Outline
Outline

Routing algorithm: routing packets from source to destination.

Optimality principle: finding the optimal path from source to destination.

Various routing algorithms
 Dijsktra’s algorithm
 Dynamic routing algorithms:
 Distance vector algorithm
 Link state routing
 Hierarchical routing
Routing Algorithms
 Routing is the process of discovering network paths
 Decide what to optimize (e.g., fairness vs efficiency)
 Model the network as a graph of nodes and links
 Update routes for changes in topology (e.g., failures)
Optimality Principle
If router J is on the optimal path from I to K,
then the optimal path from J to K is on the same route
</br>
 Identify the optimal path from source to destination.
 Sink tree: optimal routes from all sources to a given destination.
 Distance metrics:
 the number of hops, or
 time delay.
Optimality Principle
</img>
Shortest Path Algorithm
Dijkstra’s algorithm computes a sink tree on the graph:
 Each node is labelled with its distance from the source node to the best known path
 Initially no paths are known
 Each link is assigned a nonnegative weight/distance
 Shortest path is the one with lowest total weight
Shortest Path Algorithm
Algorithm:
 Start with sink, set distance at other nodes to infinity
 Labels tentative (○) or permanent (⚫), initially all tentative
 Pick lowest distance nonpermanent node, make perm.
 Repeat from this node, until all nodes are permanent
Shortest Path Algorithm
</img>
 weights represent cost/distance
Shortest Path Algorithm
</img>
 A network and first five steps in finding the shortest paths from A to D. Pink arrows show the sink tree so far
</small>
Distance Vector Routing
Two types of dynamic routing algorithm:
 Distance vector, and
 link state routing algorithms
Distance Vector Routing
Distance vector:
 Each node maintains a table (vector of best distance to dest.)
 Tables are updated by exchanging information between nodes
 Tables have 2 entries: outgoing line and estimated distance (#hops or propagation delay)
Distance Vector Routing
Algorithm:
 Each node knows distance of links to its immediate neighbours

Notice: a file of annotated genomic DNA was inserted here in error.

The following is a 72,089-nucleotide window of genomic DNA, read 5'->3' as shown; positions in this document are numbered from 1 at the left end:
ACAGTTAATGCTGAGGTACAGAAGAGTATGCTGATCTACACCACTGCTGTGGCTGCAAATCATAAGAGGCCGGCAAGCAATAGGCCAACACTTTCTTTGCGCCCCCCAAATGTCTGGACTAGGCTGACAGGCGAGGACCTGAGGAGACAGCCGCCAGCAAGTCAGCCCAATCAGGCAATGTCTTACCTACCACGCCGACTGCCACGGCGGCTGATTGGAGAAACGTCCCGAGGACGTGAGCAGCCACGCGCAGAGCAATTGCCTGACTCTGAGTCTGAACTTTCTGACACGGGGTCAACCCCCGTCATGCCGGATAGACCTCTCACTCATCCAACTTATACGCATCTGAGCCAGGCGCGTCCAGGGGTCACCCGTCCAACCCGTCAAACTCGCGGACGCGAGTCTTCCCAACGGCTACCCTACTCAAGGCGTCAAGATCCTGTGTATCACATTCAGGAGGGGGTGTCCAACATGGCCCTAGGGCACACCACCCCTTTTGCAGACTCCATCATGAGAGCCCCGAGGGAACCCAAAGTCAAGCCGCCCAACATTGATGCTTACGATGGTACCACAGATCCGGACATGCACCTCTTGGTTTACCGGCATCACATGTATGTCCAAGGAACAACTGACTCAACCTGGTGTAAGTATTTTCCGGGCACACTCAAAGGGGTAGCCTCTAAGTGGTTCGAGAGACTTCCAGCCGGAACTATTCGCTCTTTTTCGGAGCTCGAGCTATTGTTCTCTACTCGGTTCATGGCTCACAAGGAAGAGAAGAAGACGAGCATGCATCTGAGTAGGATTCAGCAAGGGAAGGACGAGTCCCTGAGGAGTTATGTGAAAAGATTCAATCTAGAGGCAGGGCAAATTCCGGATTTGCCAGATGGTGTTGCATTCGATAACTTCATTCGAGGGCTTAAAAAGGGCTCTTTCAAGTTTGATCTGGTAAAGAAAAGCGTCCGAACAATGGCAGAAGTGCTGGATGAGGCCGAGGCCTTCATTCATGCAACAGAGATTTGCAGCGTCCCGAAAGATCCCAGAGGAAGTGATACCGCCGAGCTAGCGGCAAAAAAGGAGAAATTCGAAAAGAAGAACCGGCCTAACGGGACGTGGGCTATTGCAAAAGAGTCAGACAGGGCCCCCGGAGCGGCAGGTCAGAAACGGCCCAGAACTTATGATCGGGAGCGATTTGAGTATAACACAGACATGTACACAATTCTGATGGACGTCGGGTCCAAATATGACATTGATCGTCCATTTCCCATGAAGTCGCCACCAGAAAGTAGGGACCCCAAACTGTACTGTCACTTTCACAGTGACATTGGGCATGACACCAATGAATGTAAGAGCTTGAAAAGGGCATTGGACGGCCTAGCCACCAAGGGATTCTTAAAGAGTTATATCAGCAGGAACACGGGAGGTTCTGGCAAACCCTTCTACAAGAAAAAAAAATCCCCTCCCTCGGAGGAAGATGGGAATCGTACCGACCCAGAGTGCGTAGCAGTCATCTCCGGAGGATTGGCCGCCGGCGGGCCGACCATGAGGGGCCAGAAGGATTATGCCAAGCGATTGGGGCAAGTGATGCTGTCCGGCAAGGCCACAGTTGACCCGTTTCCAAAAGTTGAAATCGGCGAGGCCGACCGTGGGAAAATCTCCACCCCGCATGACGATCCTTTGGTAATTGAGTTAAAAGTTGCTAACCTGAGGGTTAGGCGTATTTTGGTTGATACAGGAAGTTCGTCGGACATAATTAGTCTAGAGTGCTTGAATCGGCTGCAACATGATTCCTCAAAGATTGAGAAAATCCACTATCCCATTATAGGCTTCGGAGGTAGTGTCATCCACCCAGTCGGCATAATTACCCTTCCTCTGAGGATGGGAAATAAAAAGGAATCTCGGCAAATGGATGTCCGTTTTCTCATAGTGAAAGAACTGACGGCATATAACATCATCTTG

Each node advertises a vector of the lowest known distances to all nodes
 Each node uses received vectors to update its own
 Repeat periodically
Distance Vector Routing
</img>
Distance Vector Routing
</img>
Black Holes
</img>
Article
The CounttoInfinity Problem
 Failures can cause DV to “count to infinity” while seeking a path to an unreachable node
</img>
Distance Vector Routing
Link State Routing
 Learn the network address of the neighbouring routers by sending HELLO packet, record name
 Set the distance to each neighbour
 Construct a packet telling all other routers what it has just learned
 Send the packet to and receive packets from all other routers
 Compute the shortest path by using Dijkstra’s algorithm
Link State Routing: LSPs
 LSP (Link State Packet) for a node lists neighbours and weights of links to reach them
</img>
Flooding
Hierarchical Routing
 Hierarchical routing reduces the work of route computation but may result in slightly longer paths than flat routing
</img>
Broadcast Routing
 Broadcast sends a packet to all nodes
 RPF (Reverse Path Forwarding): Arrived packets are checked to see if they arrived from a preferred link, which is the link that is normally used for sending packets towards the source of the broadcast.
 1st hop: I sends packets to F, H, J, and N. Packets arrive on the same link that is used to send to I
 2nd hop: 8 packets are generated, two by each router. 5 of them arrive on the preferred link
 …
Broadcast Routing
</img>
Summary
 Packet routing algorithms
 Different routing algorithms
 Dijsktra’s algorithm
 Shortest path algorithm
 Distance vector routing
 Link state routing
 Hierarchical routing
 Flooding
 Broadcasting